Column: FIA license system needs overhaul for U.S. racing

Before starting to think about his 2023 plans, Colton Herta needs at least another week to himself.

PORTLAND, Ore.

He has contracts with McLaren for F1 testing and Andretti Autosport for IndyCar. However, he is also the focus of a lot of rumours that AlphaTauri wants him on the F1 grid the next season, subject to Herta being granted an exemption to obtain the licence required to race in the global series.

The sheer thought that the FIA, which oversees Formula One and numerous other international events, would award Herta a Super License without having earned it legitimately sparked a discussion about the present licencing system over the course of the Dutch Grand Prix weekend.

Herta, 22, tested on McLaren's simulator and spent two days in the vehicle in Portugal in July. As a result, the team is in a better position than anyone to evaluate him, the organisation stated in a statement on Sunday.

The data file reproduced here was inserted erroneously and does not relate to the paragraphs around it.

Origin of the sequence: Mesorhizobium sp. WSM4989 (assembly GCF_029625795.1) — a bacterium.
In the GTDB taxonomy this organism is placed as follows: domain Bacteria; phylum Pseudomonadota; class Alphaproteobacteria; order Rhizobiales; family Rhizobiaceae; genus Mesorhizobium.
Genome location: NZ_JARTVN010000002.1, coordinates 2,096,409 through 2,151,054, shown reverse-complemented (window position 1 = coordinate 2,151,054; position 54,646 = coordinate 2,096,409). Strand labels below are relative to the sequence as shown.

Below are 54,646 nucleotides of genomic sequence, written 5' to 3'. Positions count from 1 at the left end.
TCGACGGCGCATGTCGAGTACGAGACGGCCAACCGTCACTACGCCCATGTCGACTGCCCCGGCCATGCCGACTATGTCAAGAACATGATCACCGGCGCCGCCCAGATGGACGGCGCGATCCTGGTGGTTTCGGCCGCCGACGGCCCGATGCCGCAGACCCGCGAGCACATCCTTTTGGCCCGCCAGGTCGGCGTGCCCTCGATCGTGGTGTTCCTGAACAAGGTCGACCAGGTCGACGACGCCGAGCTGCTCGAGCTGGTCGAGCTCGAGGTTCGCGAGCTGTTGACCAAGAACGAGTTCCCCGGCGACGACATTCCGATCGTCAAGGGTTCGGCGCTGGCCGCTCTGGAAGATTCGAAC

I don't want to be saying, "Oh, an IndyCar race, we know it's as good as this," when I'm sitting here. You cannot compare it, according to Guenther Steiner, head coach of the Haas team. "Let's talk about the rule change and, if you think it's incorrect, fix it going forward. However, there must be consensus among the involved parties.

The United States motorsports series are not given much weight by the FIA when it comes to licencing. To qualify for a Super License, a driver must amass 40 points based on their top three finishes over the preceding four seasons. While winning an IndyCar championship is worth the entire 40 points, the value declines significantly after that.

The FIA does not rate IndyCar or NASCAR fairly because it does not oversee either of those premier American racing series. For instance, winning the IndyCar championship awards the same number of Super License points as winning the F2 championship, the series immediately beneath F1.

While an Indy Lights championship is worth 20 points, a NASCAR Cup championship is only worth 15 points. The champion of the 10-race W Series, which is limited to female drivers, receives the same number of points as the victor of NASCAR's 36-race season.

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